Higher order taxa:
Bacteria; Proteobacteria; unclassified Proteobacteria
Magnetococcus sp. MC-1, environmental samples. (source NCBI Taxonomy)
Description and Significance
Magnetococcus, also known as magnetotactic bacteria, are the smallest organisms that use a navigational method by using the earth's geomagnetic field to develop an internal compass. Magnetotactic bacteria were discovered in 1975 by Richard P. Blakemore when he noticed that some of the bacteria that he observed under the microscope always moved to the same side of the slide. These bacteria are able to move in a particular direction because they make tiny, iron-containing magnetic particles. Each of these particles is a magnet with a north pole and a south pole. The bacteria arrange these tiny magnets in a line to make one long magnet. They use this magnet as a compass to align themselves to the earth's geomagnetic field.
Magnetotactic bacteria use their magnetic compass to tell them which way is down in an aquatic environment. These bacteria don't like oxygen and move from areas with high oxygen towards area with low or no oxygen. The level of oxygen decreases as one moves deeper into the water so magnetotactic bacteria live in the deeper parts of their aquatic environments, using their compass to help them.
The geomagnetic field guides the direction of motion of magnetotactic bacteria. In the Northern Hemisphere, the geomagnetic north actually oints down to an angle; the magnetotactic bacteria that are aligned to this field are also pointing down. By moving north along this field, they move deeper into the water, and into areas with less oxygen. In the Southern Hemisphere, the geomagnetic north actually points up and at an angle so magnetotactic bacteria in this half of the world are "south-seeking", which points them downward. The magnetotactic bacteria found at the equator are a mixture of north-seeking and south-seeking bacteria because the geomagnetic north doesn't point either up or down.
The practical applications of magnetotactic bacteria are of significant interest to scientists. The tiny magnets that these nacteria make are far superior to those produced by people. Scientists and engineers are trying to develop ways to use this magnetic material in places where tiny magnets are much better than big magnets.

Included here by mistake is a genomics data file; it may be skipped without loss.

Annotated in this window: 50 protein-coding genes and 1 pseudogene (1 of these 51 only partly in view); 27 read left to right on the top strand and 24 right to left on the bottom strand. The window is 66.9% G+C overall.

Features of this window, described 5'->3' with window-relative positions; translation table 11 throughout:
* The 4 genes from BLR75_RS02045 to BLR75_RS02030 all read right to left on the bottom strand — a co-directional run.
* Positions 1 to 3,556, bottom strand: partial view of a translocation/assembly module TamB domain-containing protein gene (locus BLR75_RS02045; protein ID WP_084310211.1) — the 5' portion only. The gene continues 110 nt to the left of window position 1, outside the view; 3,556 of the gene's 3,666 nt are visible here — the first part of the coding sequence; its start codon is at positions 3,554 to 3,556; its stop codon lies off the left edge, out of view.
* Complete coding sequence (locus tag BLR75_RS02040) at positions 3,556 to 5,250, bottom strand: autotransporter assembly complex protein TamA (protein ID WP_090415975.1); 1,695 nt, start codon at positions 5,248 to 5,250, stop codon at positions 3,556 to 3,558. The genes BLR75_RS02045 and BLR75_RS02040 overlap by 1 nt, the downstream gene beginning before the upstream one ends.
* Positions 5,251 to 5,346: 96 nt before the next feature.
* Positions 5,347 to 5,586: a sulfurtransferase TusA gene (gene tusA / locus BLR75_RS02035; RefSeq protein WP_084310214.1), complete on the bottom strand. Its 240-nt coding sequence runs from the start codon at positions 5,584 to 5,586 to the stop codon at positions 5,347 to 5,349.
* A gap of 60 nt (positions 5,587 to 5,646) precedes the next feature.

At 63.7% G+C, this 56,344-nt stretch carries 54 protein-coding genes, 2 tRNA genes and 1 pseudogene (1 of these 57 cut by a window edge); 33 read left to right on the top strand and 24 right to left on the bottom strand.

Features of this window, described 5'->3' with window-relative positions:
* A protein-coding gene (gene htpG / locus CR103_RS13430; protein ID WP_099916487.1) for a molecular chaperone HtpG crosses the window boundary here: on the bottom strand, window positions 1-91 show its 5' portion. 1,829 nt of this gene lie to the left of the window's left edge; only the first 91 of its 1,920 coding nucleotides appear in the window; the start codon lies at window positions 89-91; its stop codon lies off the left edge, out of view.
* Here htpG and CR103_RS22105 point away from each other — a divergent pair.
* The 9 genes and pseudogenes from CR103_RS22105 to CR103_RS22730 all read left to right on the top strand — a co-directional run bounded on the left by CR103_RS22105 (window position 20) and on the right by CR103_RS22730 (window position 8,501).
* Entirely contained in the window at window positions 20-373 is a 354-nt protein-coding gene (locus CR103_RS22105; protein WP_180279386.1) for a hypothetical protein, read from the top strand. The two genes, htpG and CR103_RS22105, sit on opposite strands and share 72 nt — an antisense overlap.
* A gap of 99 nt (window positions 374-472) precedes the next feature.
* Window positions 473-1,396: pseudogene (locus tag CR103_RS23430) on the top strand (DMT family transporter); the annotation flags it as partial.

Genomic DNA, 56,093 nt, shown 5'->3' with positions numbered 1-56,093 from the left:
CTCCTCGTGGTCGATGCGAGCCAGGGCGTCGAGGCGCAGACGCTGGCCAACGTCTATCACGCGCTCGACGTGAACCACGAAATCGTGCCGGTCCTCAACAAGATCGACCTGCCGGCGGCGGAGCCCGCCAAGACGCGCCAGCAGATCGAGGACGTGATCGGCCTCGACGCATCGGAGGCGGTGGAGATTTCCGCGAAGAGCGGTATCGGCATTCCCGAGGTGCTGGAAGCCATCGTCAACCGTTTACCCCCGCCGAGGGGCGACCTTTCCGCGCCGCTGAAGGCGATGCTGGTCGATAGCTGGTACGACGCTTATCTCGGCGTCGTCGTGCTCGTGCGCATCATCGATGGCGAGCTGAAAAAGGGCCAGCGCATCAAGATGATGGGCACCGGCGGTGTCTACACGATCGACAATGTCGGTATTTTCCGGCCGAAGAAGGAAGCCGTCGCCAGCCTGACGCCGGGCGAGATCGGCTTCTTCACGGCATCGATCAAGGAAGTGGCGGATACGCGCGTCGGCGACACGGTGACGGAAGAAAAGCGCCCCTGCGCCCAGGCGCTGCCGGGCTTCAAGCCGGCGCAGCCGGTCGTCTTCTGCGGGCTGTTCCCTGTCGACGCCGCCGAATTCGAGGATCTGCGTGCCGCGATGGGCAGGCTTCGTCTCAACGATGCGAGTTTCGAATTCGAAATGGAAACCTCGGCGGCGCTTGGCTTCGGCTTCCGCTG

Cell Structure and Metabolism
Life cycle of Magnetotactic bacteria
Although most multicellular organisms, prokaryotes as well as animals, plants, and algae have a unicellular stage in their life cycle, an uncultured prokaryotic magnetotactic multicellular organism reproduces by binary fission. It is multicellular in all the stages of its life cycle, and during most of the life cycle the cells organize into a hollow sphere formed by a functionally coordinated and polarized single-cell layer that grows by increasing the cell size. All the cells then divide synchronously; the organism becomes elliptical, and separates into two equal spheres with a torsional movement in the equatorial plane. Unicellular bacteria similar to the cells that compose these organisms have not been found. All the organisms studied seem to belong to a single genetic population phylogenetically related to many-celled magnetotactic prokaryotic organism that proliferates in the delta sub-group of the proteobacteria. This appears to be the first report of a multicellular prokaryotic organism that proliferates by dividing into two equal multicellular organisms each similar to the parent one.
Magnetotactic bcteria are found in the sediments of many aquatic environments. In addition to their worldwide distribution, the diversity of morphological types suggests that magnetotaxis is a feature of a number of bacterial species.
Clement, Sandi; "Magnetic Microbes"; Digital Learning Center for Microbial Ecology
Carolina N. Keim, Juliana L. Martins, Fernanda Abreu, Alexandre Soares Rosado, Henrique Lins de Barros, Radovan Borojevic, Ulysses Lins, Marcos Farina; "Multicellular life cycle of magnetotactic prokaryotes"; FEMS Microbiology Letters 240; 2004
Frankel, Richard B; "Magnetic Guidance of Organisms"; Annual Reviews; 1984